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By sending National Guard to border, Trump follows Bush, Obama. By Nolan Rappaport

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On April 4, 2018, President Donald Trump signed a memorandum directing the secretary of Defense to ask state governors to use the National Guard to provide assistance to DHS “in securing the southern border and taking other necessary actions to stop the flow of deadly drugs and other contraband, gang members and other criminals, and illegal aliens into this country.”

Trump isn’t the first president to use the National Guard this way. Presidents George W. Bush and Barack Obama did it when they were presidents. Their National Guard operations were successful, and Trump’s probably will be too, if his operation is similar to theirs.

Apparently, the Border Patrol feels that way too. According to Brandon Judd, president of the National Border Patrol Council, experience has shown that the military can supplement the work of agents on the ground.

We do not know yet how the troops will be used. The memorandum gives the secretary of Defense, working with DHS and the attorney general, 30 days to submit an action plan detailing what resources and actions are needed, including federal law enforcement and U.S. military resources.

But we do know that Trump is taking this action pursuant to his authority under Title 32 of the U.S. Code, which means that the federal government will pay the cost of deploying the troops, but the troops will be under the command and control of the state. Bush and Obama also used Title 32.

We also know that Trump intends to keep National Guard troops at the border until his wall is built.

Read more at http://thehill.com/opinion/immigrati...ows-bush-obama

Published originally on The Hill.

About the author. Nolan Rappaport was detailed to the House Judiciary Committee as an executive branch immigration law expert for three years; he subsequently served as an immigration counsel for the Subcommittee on Immigration, Border Security and Claims for four years. Prior to working on the Judiciary Committee, he wrote decisions for the Board of Immigration Appeals for 20 years.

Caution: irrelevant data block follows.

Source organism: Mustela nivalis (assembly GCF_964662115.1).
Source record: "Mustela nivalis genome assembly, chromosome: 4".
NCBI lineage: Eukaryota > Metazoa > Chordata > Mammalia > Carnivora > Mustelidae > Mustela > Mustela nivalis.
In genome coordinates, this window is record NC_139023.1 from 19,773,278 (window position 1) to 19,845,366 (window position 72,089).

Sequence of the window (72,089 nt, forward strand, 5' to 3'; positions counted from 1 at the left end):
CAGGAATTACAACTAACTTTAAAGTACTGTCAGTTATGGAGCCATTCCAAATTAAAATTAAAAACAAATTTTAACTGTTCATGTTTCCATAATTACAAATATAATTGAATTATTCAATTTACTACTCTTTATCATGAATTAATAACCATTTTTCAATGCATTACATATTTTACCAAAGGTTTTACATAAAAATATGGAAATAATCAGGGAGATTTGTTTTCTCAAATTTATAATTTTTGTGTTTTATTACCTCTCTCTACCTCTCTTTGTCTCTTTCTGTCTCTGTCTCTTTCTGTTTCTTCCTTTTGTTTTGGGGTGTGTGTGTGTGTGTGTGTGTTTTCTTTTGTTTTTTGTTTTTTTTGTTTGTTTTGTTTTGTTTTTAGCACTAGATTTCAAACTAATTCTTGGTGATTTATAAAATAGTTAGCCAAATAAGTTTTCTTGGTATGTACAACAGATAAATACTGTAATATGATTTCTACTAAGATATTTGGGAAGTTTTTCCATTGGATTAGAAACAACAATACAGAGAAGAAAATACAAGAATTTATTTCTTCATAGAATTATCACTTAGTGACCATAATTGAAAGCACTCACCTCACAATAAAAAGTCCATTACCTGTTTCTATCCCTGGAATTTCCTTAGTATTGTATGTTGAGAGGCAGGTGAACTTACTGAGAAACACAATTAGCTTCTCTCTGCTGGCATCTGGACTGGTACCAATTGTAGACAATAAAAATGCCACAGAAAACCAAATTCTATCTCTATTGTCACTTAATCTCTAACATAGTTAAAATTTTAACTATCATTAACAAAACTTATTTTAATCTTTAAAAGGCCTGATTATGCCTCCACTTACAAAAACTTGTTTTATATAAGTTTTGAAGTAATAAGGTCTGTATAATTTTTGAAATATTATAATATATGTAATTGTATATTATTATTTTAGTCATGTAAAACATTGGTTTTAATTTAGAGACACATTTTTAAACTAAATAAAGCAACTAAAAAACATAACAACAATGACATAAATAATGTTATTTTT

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Updated 04-08-2018 at 09:02 AM by ImmigrationLawBlogs

Comments

  1. ImmigrationLawBlogs's Avatar
    This updated reply to Nolan's article is posted as of 10:05 pm on April 9.

    An April 9 article in the Washington Post (sorry- I don't have a link - please go to their website), says that the troops that Trump is sending to the border will not be authorized to arrest any migrants or carry out armed surveillance. They will be doing support tasks only.

    Therefore, Trump's claim that he is using these troops to "seal the border" is pure fantasy - as much of a lie as almost everything else he has been saying about immigration.

    My earlier responses to Nolan's article appear below:

    Once again, Donald Trump is the worst enemy of the people who try to defend him. In this case, no one has been louder or more vociferous than Trump in claiming that his border enforcement policies are the diametric opposite of those of previous administrations; especially Obama's, which Trump has falsely accused again and again of allowing illegal immigrants, criminals and drugs to "pour into" the US through our "open border".

    Nolan also fails to mention that Trump is claiming that his purpose in using National Guard troops is to "seal the border" until his wall is built.

    When did either Bush or Obama claim that they were planning to seal the border or build a wall?

    Roger Algase
    Attorney at Law


    Updated 04-16-2018 at 03:10 AM by ImmigrationLawBlogs
  2. ImmigrationLawBlogs's Avatar
    Once again, Donald Trump is the worst enemy of the people who try to defend him. In this case, no one has been louder or more vociferous than Trump in claiming that his border enforcement policies are the diametric opposite of those of previous administrations; especially Obama's, which Trump has falsely accused again and again of allowing illegal immigrants, criminals and drugs to "pour into" the US through our "open border".

    If Trump is wrong about Obama failing to secure the border, how do you explain the fact that there were so many aliens in removal proceedings during his administration that Trump inherited an immigration court backlog crisis from him? A crisis that was so out of hand when Trump took office that he has not been able to make any progress in dealing with it.